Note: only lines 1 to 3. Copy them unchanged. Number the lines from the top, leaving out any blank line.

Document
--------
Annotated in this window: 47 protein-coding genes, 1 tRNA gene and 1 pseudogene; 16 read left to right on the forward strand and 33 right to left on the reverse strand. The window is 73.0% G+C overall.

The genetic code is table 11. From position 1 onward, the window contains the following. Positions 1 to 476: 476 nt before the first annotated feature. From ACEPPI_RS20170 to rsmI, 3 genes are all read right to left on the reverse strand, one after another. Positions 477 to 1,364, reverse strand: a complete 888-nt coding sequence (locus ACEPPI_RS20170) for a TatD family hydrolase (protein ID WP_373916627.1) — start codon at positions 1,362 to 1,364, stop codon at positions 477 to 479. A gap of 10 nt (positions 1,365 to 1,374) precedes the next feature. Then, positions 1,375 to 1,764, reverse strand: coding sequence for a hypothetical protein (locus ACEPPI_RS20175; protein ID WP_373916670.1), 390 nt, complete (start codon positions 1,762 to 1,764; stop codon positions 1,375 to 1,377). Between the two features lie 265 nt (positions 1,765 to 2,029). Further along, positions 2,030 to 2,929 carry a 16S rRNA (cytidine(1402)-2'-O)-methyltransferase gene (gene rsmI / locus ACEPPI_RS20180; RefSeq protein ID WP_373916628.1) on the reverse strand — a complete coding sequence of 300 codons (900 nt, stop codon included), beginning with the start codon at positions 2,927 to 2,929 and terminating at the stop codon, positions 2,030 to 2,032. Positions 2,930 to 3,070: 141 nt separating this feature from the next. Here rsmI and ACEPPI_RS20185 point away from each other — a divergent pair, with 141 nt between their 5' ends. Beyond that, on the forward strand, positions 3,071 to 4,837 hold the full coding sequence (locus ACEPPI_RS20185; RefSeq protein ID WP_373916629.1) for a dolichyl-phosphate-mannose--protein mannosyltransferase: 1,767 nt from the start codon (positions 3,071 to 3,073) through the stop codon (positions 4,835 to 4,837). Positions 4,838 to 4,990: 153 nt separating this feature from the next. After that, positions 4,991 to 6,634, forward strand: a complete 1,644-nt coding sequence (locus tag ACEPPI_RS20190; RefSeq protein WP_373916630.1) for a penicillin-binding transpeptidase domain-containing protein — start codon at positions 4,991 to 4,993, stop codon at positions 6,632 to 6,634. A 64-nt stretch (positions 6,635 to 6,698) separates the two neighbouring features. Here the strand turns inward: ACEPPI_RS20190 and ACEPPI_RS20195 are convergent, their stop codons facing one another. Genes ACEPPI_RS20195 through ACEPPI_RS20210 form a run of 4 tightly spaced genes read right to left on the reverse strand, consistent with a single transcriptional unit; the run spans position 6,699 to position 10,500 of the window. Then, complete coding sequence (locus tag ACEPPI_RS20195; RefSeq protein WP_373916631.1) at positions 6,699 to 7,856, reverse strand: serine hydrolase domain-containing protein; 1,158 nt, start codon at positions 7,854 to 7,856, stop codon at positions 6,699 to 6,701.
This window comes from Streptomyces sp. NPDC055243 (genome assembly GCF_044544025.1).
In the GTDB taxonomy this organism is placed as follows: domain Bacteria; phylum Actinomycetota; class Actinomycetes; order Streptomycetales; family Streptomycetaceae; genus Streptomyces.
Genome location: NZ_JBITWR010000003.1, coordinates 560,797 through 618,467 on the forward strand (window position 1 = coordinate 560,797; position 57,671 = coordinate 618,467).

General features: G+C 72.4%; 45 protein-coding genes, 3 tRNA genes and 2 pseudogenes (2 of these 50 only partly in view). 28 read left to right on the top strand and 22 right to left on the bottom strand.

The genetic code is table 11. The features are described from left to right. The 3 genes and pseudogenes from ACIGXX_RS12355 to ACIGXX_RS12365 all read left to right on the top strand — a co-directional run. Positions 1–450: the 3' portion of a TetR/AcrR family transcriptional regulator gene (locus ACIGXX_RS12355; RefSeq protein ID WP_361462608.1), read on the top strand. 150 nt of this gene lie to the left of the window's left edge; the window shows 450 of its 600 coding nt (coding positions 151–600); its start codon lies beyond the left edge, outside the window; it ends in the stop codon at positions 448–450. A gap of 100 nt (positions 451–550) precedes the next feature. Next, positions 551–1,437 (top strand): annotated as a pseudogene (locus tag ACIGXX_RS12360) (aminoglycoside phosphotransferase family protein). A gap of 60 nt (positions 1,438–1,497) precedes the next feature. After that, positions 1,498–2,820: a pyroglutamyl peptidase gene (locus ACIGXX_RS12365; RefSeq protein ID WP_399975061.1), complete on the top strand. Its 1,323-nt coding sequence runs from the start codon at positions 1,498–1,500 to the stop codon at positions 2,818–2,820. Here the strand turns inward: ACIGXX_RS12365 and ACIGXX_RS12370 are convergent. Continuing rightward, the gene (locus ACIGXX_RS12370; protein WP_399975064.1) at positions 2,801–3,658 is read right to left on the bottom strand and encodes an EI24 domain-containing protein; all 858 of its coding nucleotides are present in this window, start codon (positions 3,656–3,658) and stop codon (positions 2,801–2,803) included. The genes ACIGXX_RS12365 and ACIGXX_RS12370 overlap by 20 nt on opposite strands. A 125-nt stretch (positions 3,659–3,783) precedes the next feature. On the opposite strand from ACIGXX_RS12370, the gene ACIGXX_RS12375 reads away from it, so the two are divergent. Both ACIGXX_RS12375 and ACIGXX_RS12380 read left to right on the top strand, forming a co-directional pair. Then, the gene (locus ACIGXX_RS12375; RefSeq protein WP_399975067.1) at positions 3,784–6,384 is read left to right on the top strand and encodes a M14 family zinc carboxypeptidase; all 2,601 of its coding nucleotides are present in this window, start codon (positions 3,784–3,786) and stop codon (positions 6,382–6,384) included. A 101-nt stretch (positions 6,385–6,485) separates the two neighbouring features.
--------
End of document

Annotated in this window: 47 protein-coding genes, 1 tRNA gene and 1 pseudogene; 16 read left to right on the forward strand and 33 right to left on the reverse strand. The window is 73.0% G+C overall.

The genetic code is table 11. From position 1 onward, the window contains the following. Positions 1 to 476: 476 nt before the first annotated feature. From ACEPPI_RS20170 to rsmI, 3 genes are all read right to left on the reverse strand, one after another. Positions 477 to 1,364, reverse strand: a complete 888-nt coding sequence (locus ACEPPI_RS20170) for a TatD family hydrolase (protein ID WP_373916627.1) — start codon at positions 1,362 to 1,364, stop codon at positions 477 to 479. A gap of 10 nt (positions 1,365 to 1,374) precedes the next feature. Then, positions 1,375 to 1,764, reverse strand: coding sequence for a hypothetical protein (locus ACEPPI_RS20175; protein ID WP_373916670.1), 390 nt, complete (start codon positions 1,762 to 1,764; stop codon positions 1,375 to 1,377). Between the two features lie 265 nt (positions 1,765 to 2,029). Further along, positions 2,030 to 2,929 carry a 16S rRNA (cytidine(1402)-2'-O)-methyltransferase gene (gene rsmI / locus ACEPPI_RS20180; RefSeq protein ID WP_373916628.1) on the reverse strand — a complete coding sequence of 300 codons (900 nt, stop codon included), beginning with the start codon at positions 2,927 to 2,929 and terminating at the stop codon, positions 2,030 to 2,032. Positions 2,930 to 3,070: 141 nt separating this feature from the next. Here rsmI and ACEPPI_RS20185 point away from each other — a divergent pair, with 141 nt between their 5' ends. Beyond that, on the forward strand, positions 3,071 to 4,837 hold the full coding sequence (locus ACEPPI_RS20185; RefSeq protein ID WP_373916629.1) for a dolichyl-phosphate-mannose--protein mannosyltransferase: 1,767 nt from the start codon (positions 3,071 to 3,073) through the stop codon (positions 4,835 to 4,837). Positions 4,838 to 4,990: 153 nt separating this feature from the next. After that, positions 4,991 to 6,634, forward strand: a complete 1,644-nt coding sequence (locus tag ACEPPI_RS20190; RefSeq protein WP_373916630.1) for a penicillin-binding transpeptidase domain-containing protein — start codon at positions 4,991 to 4,993, stop codon at positions 6,632 to 6,634. A 64-nt stretch (positions 6,635 to 6,698) separates the two neighbouring features. Here the strand turns inward: ACEPPI_RS20190 and ACEPPI_RS20195 are convergent, their stop codons facing one another. Genes ACEPPI_RS20195 through ACEPPI_RS20210 form a run of 4 tightly spaced genes read right to left on the reverse strand, consistent with a single transcriptional unit; the run spans position 6,699 to position 10,500 of the window. Then, complete coding sequence (locus tag ACEPPI_RS20195; RefSeq protein WP_373916631.1) at positions 6,699 to 7,856, reverse strand: serine hydrolase domain-containing protein; 1,158 nt, start codon at positions 7,854 to 7,856, stop codon at positions 6,699 to 6,701.
This window comes from Streptomyces sp. NPDC055243 (genome assembly GCF_044544025.1).